European Stocks Look Ready to Roar

While U.S. stocks have been stuck in a tailspin amid the government shutdown and impending debt ceiling deadline, there's been a surprising winner in global equity markets: Europe. The continent that's been synonymous with volatility and uncertainty for the past few years seems to be finally emerging from its financial dark age.

Bond yields in the eurozone's troubled economies have fallen. Manufacturing and consumer confidence gauges have reached highs not seen since the summer of 2011. Major investors are taking notice. Goldman Sachs Asset Management, for instance, doubled its investments in European stocks over the summer . Even Greece, the epitome of the eurozone crisis, said it sees its economy growing next year for the first time in six years. With the S&P 500 (SNPINDEX: ^GSPC  ) up as much as 20% at one point this year, perhaps it's no surprise that American stocks have gotten all the attention, but the STOXX 50, a proxy for the European market that includes heavyweights like BMW, Danone, and Deutsche Bank, isn't far behind.

^GSPC Chart

^GSPC data by YCharts.

And in the last three months, when indicators in Europe have started to pick up, the STOXX has been flying.

 ^GSPC Chart

^GSPC data by YCharts.

Long-suffering individual stocks in Europe also seem to be making a comeback. Telefonica (NYSE: TEF  ) , the Spanish telecom giant, recently hit an 18-month high as it agreed to up its stake in Telecom Italia from 46% to 70 %, but it also seems to be benefiting from Spain's reawakening economy. Prime Minister Mariano Rajoy noted recently that bond rates have come down, and the economy is projected to grow 0.7% next year, which would be the strongest level of growth since before the financial crisis . With a huge debt load on its books, Telefonica stands to benefit from lower interest rates. Orange (NYSE: ORAN  ) , formerly known as France Telecom, has ridden a similar wave, gaining nearly 40% in the last three months as the stock seems to have been energized by the Vodafone-Verizon deal. The beaten-down value play also seems to be reacting to stronger economic news out of France, where GDP growth recently hit its highest mark in more than two years .

Finally, Dryships (NASDAQ: DRYS  ) , the Greek shipping company has jumped more than 70% since August, hitting 18-month highs in the process. Dryships' rise has tracked with the general gain in the sector as Chinese iron ore imports seem to be driving increased demand for shipping services. Still, improving factory orders on the continent and a stabilizing financial outlook in Greece figure to aid the shipper in its recovery.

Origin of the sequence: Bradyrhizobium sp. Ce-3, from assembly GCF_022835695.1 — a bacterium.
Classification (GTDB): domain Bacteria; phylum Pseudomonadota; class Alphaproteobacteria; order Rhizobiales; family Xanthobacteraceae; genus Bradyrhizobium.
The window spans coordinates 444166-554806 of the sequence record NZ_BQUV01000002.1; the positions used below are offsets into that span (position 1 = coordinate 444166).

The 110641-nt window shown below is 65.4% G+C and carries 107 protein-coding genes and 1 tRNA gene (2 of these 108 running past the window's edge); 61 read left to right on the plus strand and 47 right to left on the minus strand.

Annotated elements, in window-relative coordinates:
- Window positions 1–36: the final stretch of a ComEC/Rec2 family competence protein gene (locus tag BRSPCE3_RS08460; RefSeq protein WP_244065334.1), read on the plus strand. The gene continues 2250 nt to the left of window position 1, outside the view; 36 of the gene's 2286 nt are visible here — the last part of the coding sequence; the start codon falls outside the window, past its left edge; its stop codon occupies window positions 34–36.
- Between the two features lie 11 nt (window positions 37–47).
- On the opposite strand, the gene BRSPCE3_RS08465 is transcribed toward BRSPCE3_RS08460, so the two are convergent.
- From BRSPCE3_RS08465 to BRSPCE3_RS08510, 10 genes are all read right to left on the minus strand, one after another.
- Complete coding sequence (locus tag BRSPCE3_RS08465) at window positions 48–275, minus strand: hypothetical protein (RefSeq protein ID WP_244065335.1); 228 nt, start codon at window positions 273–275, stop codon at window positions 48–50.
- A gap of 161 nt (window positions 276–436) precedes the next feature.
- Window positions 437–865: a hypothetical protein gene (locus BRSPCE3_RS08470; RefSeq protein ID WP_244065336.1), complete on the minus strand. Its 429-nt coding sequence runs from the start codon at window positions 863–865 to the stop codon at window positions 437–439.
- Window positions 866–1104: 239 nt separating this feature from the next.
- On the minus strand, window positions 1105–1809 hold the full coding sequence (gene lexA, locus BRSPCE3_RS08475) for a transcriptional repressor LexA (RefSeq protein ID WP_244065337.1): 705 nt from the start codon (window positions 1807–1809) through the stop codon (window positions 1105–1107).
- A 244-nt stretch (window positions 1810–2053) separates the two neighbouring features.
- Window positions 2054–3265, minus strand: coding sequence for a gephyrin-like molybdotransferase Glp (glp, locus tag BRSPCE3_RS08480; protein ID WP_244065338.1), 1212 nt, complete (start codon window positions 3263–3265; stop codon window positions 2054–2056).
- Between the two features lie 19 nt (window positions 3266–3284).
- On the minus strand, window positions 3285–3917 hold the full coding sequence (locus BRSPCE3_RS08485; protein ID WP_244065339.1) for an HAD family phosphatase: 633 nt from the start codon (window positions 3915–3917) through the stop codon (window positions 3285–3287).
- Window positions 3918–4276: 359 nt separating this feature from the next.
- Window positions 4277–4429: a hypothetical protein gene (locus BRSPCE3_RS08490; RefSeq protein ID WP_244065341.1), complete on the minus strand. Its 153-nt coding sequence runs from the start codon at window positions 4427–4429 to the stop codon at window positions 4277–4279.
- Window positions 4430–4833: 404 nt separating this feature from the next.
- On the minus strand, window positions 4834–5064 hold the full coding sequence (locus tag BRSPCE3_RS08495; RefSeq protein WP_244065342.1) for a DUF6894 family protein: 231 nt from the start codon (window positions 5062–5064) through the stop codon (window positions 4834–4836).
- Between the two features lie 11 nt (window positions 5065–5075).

No time like the present
Critics who point out that the European economy is far from healthy are right. Unemployment in Spain and Greece is still well above 20%, and GDP growth under 1% would generally be considered pathetic, but the naysayers are missing the point. The first steps out of a recession are often the best time to buy. The U.S. economy was in shambles in March 2009. The unemployment rate was more than 8% and skyrocketing, weekly initial unemployment claims topped 650,000, and stock values had been slashed in half in just six months . But that moment turned out to be the best time to invest in more than a decade as the S&P 500 has doubled since then. Stocks are a leading economic indicator, after all, and initial upticks in the market are generally a sign of improving confidence reflected in economic trends. When it comes to economic data, the direction is often more important than the number.

European stocks are also cheaper than their American equivalents. The current P/E of the MSCI Europe is just 15.5, compared to 17.1 for the S&P 500, and the European fund offers a significantly better dividend yield at 3.4% compared to 2.1%. Using a longer view, the European market again wins. Based on the P/E 10, which accounts for the last 10 years of earnings to smooth out cycles, European equities are 35% cheaper than their American counterparts, at 15 vs. 23 .

Foolish takeaway
The U.S. economy has still not fully recovered, but stocks are at all-time highs. Optimism remains, the current government standoff notwithstanding. In Europe, the lingering financial crisis in countries like Spain and Greece prevented the stock market recovery that we had in the U.S., and equities are still a third below their peak before the financial crisis . As the recession fades into the horizon and the economy continues to strengthen, Europe could offer a surprising bounty for investors willing to cross the pond.

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